5 Ways Asset Management Technology Helps Business

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Despite great strides in asset management technology over the last several years, many businesses continue to cling to their inadequate Excel spreadsheets, pens on paper, and other manual practices when tracking fixed assets. Small businesses with poor accounting methods and operational inefficiencies aren’t long for this world, yet 55% of businesses polled in the Wasp State of Small Business Accounting Report fail to utilize an asset management system that allows for auditing.


Related Article: Shopping For An Effective Asset Management System

A guaranteed side effect of conducting business without management software is a general ledger bogged down by ghost assets. Whenever fixed assets (the machines, equipment and other tangible and intangible means of production that companies use to create their income) go missing or become unusable before the end of their “useful lives,” they become ghost assets. True to their name, ghost assets are not often readily apparent, yet the ramifications of continuing to insure and account for these absent inventories can be devastating to the company’s bottom line.

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Ghost assets are created in a myriad of ways, which means that an overhaul of the way you account for what is often your company’s largest and most valuable investment is needed, if you still use a manual system. Plugging up the holes, one leak at a time, is too costly and time-consuming. You may want to consider it a better option to incorporate one all-encompassing solution. Here are five ways asset management software eliminates ghost assets:

1. Tracks the physical location of your assets

All too often, businesses utilize a decentralized approach to check-in and check-out systems for their shared fixed assets (such as laptops, mobile computers and vehicles). Sometimes it’s the honor system, sometimes it’s a sign-out sheet on a clipboard, but rarely do these practices result in assets that are always where they’re supposed to be, when they’re supposed to be there.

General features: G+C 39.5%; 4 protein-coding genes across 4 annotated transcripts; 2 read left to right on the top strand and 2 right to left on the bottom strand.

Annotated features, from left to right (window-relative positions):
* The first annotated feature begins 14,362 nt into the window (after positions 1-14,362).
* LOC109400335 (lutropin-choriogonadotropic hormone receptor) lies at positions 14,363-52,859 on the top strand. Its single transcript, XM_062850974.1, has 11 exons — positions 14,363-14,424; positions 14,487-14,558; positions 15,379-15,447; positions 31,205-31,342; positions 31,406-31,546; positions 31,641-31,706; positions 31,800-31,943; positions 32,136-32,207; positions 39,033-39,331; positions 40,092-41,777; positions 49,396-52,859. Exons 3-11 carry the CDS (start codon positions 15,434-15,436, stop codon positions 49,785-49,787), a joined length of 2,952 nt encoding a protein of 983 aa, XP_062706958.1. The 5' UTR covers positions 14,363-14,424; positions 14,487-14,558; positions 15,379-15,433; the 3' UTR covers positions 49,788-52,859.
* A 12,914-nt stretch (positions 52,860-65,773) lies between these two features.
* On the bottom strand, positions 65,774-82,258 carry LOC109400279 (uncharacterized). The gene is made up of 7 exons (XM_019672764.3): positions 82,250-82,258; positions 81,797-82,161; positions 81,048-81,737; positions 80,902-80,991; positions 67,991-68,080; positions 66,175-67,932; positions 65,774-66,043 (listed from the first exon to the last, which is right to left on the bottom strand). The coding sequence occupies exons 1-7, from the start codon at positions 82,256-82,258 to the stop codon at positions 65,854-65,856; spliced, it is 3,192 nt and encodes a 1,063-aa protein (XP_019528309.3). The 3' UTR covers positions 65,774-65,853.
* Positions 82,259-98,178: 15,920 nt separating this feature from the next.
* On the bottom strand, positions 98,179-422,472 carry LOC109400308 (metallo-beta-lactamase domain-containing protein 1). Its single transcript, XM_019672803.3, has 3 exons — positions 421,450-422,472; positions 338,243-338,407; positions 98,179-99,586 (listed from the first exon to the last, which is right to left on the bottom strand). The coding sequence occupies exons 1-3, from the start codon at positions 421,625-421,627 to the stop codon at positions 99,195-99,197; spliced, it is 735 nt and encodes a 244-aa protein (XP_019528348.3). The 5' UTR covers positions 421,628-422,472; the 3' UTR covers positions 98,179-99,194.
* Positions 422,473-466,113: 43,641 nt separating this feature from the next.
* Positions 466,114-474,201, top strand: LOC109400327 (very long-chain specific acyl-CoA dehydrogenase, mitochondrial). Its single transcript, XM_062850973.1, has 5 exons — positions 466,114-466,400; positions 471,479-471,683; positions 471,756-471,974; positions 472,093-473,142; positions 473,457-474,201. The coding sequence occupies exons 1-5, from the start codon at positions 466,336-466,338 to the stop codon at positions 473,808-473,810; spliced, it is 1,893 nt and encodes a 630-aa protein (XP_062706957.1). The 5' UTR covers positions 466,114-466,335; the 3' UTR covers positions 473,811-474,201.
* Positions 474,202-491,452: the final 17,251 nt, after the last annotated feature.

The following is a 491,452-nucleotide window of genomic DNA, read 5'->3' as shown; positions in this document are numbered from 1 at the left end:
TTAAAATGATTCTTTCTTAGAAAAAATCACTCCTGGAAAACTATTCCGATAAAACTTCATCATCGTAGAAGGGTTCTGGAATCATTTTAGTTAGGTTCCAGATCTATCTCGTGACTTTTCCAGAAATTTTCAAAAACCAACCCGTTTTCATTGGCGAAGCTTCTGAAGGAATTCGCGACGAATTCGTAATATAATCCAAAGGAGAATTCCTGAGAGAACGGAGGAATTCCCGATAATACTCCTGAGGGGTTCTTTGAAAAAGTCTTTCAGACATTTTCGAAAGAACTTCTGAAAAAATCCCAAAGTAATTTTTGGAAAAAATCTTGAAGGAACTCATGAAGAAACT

There are two common reasons for missing assets: human error and theft. Both of these factors are all but eliminated with a tracking system (usually based on a barcode or RFID technology) that can tell you who checked out an asset, when they did so (date), where the item was when they checked it out, and when it’s expected to be returned. While forgetfulness and miscommunication can result in missing assets, there were also over 11,000 reports of stolen fixed assets across the U.S. in 2013. When the cost of stolen equipment reaches up to $1 billion annually, it’s important to make sure no one, not even employees, can take fixed assets at will. (Additionally, the costs of ghost assets only adds to the financial burden of a company.)

2. Eliminates paperwork errors

Errors regarding the physical location of your assets is one thing to consider, but paperwork errors can be equally problematic. Even the most exacting of accountants and auditors are bound to make mistakes when forced to use spreadsheets as their main tool for tallying assets. Studies show that 88% of all spreadsheets contain errors. One misplaced decimal point or comma can cause accounting quandaries, not to mention mislabeled, misplaced or forgotten assets on the ledger altogether. Paperwork errors like these not only create ghost assets, but zombie assets, assets which appear in your workplace but have no record on your FAL or accounting forms.

With management software, every asset, whether tangible or intangible, whether office equipment or simply a folder of important documents, has a digital record (complete with tracking label, notes concerning maintenance schedules, photos, and any other information you deem necessary) that won’t be misplaced or mishandled.

TIP: There’s more to asset management software than buying it, learn about the best practices that can help take your business to the next level.